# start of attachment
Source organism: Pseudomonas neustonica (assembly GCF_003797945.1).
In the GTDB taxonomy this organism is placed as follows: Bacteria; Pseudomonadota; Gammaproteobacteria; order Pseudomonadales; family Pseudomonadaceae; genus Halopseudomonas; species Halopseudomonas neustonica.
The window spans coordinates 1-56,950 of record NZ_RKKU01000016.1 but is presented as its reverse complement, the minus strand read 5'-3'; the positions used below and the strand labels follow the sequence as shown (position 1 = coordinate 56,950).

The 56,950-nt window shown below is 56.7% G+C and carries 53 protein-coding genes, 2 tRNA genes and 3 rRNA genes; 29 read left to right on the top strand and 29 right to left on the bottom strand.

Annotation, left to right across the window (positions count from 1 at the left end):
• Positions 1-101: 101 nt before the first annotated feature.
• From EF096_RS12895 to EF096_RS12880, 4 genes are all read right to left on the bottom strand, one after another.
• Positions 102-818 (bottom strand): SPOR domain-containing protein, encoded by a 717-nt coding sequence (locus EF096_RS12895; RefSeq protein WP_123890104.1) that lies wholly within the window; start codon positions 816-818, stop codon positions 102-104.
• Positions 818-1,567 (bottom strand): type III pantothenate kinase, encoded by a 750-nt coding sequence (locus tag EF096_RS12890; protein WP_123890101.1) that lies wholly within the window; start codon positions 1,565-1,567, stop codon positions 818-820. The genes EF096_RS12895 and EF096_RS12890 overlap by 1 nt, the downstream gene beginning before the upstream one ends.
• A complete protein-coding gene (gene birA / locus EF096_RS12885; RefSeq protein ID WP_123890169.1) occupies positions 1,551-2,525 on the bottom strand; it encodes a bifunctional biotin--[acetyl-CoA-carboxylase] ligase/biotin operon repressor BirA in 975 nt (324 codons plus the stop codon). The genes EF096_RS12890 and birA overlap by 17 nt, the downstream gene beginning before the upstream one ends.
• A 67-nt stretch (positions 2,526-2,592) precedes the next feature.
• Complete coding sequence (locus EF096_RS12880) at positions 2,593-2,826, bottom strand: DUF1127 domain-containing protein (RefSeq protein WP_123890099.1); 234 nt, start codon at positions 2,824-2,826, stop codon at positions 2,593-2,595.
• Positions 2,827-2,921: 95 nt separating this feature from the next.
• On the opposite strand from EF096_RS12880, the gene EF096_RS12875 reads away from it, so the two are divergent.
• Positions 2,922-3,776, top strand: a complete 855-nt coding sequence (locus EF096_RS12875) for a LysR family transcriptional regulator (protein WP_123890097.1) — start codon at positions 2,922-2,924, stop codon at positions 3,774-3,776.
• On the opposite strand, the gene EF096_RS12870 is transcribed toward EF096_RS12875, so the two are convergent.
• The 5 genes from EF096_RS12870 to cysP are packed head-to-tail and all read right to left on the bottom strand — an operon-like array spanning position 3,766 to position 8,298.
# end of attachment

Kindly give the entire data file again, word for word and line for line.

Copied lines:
Source organism: Pseudomonas neustonica (assembly GCF_003797945.1).
In the GTDB taxonomy this organism is placed as follows: Bacteria; Pseudomonadota; Gammaproteobacteria; order Pseudomonadales; family Pseudomonadaceae; genus Halopseudomonas; species Halopseudomonas neustonica.
The window spans coordinates 1-56,950 of record NZ_RKKU01000016.1 but is presented as its reverse complement, the minus strand read 5'-3'; the positions used below and the strand labels follow the sequence as shown (position 1 = coordinate 56,950).

The 56,950-nt window shown below is 56.7% G+C and carries 53 protein-coding genes, 2 tRNA genes and 3 rRNA genes; 29 read left to right on the top strand and 29 right to left on the bottom strand.

Annotation, left to right across the window (positions count from 1 at the left end):
• Positions 1-101: 101 nt before the first annotated feature.
• From EF096_RS12895 to EF096_RS12880, 4 genes are all read right to left on the bottom strand, one after another.
• Positions 102-818 (bottom strand): SPOR domain-containing protein, encoded by a 717-nt coding sequence (locus EF096_RS12895; RefSeq protein WP_123890104.1) that lies wholly within the window; start codon positions 816-818, stop codon positions 102-104.
• Positions 818-1,567 (bottom strand): type III pantothenate kinase, encoded by a 750-nt coding sequence (locus tag EF096_RS12890; protein WP_123890101.1) that lies wholly within the window; start codon positions 1,565-1,567, stop codon positions 818-820. The genes EF096_RS12895 and EF096_RS12890 overlap by 1 nt, the downstream gene beginning before the upstream one ends.
• A complete protein-coding gene (gene birA / locus EF096_RS12885; RefSeq protein ID WP_123890169.1) occupies positions 1,551-2,525 on the bottom strand; it encodes a bifunctional biotin--[acetyl-CoA-carboxylase] ligase/biotin operon repressor BirA in 975 nt (324 codons plus the stop codon). The genes EF096_RS12890 and birA overlap by 17 nt, the downstream gene beginning before the upstream one ends.
• A 67-nt stretch (positions 2,526-2,592) precedes the next feature.
• Complete coding sequence (locus EF096_RS12880) at positions 2,593-2,826, bottom strand: DUF1127 domain-containing protein (RefSeq protein WP_123890099.1); 234 nt, start codon at positions 2,824-2,826, stop codon at positions 2,593-2,595.
• Positions 2,827-2,921: 95 nt separating this feature from the next.
• On the opposite strand from EF096_RS12880, the gene EF096_RS12875 reads away from it, so the two are divergent.
• Positions 2,922-3,776, top strand: a complete 855-nt coding sequence (locus EF096_RS12875) for a LysR family transcriptional regulator (protein WP_123890097.1) — start codon at positions 2,922-2,924, stop codon at positions 3,774-3,776.
• On the opposite strand, the gene EF096_RS12870 is transcribed toward EF096_RS12875, so the two are convergent.
• The 5 genes from EF096_RS12870 to cysP are packed head-to-tail and all read right to left on the bottom strand — an operon-like array spanning position 3,766 to position 8,298.